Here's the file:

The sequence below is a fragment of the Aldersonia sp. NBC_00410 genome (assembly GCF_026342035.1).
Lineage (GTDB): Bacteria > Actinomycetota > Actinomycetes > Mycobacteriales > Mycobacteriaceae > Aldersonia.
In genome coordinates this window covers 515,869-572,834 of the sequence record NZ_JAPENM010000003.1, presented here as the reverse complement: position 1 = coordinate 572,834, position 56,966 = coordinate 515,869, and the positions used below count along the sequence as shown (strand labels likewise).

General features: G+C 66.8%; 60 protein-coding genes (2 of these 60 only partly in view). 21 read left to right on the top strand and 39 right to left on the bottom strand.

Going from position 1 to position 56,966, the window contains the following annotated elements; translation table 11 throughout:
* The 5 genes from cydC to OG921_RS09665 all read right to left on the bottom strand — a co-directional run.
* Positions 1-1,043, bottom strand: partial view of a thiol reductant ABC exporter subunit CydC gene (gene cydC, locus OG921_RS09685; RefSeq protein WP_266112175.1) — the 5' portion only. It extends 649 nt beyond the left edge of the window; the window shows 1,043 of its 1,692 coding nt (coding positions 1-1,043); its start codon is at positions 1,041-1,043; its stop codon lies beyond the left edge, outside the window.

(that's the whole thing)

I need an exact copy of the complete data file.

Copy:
The sequence below is a fragment of the Aldersonia sp. NBC_00410 genome (assembly GCF_026342035.1).
Lineage (GTDB): Bacteria > Actinomycetota > Actinomycetes > Mycobacteriales > Mycobacteriaceae > Aldersonia.
In genome coordinates this window covers 515,869-572,834 of the sequence record NZ_JAPENM010000003.1, presented here as the reverse complement: position 1 = coordinate 572,834, position 56,966 = coordinate 515,869, and the positions used below count along the sequence as shown (strand labels likewise).

General features: G+C 66.8%; 60 protein-coding genes (2 of these 60 only partly in view). 21 read left to right on the top strand and 39 right to left on the bottom strand.

Going from position 1 to position 56,966, the window contains the following annotated elements; translation table 11 throughout:
* The 5 genes from cydC to OG921_RS09665 all read right to left on the bottom strand — a co-directional run.
* Positions 1-1,043, bottom strand: partial view of a thiol reductant ABC exporter subunit CydC gene (gene cydC, locus OG921_RS09685; RefSeq protein WP_266112175.1) — the 5' portion only. It extends 649 nt beyond the left edge of the window; the window shows 1,043 of its 1,692 coding nt (coding positions 1-1,043); its start codon is at positions 1,041-1,043; its stop codon lies beyond the left edge, outside the window.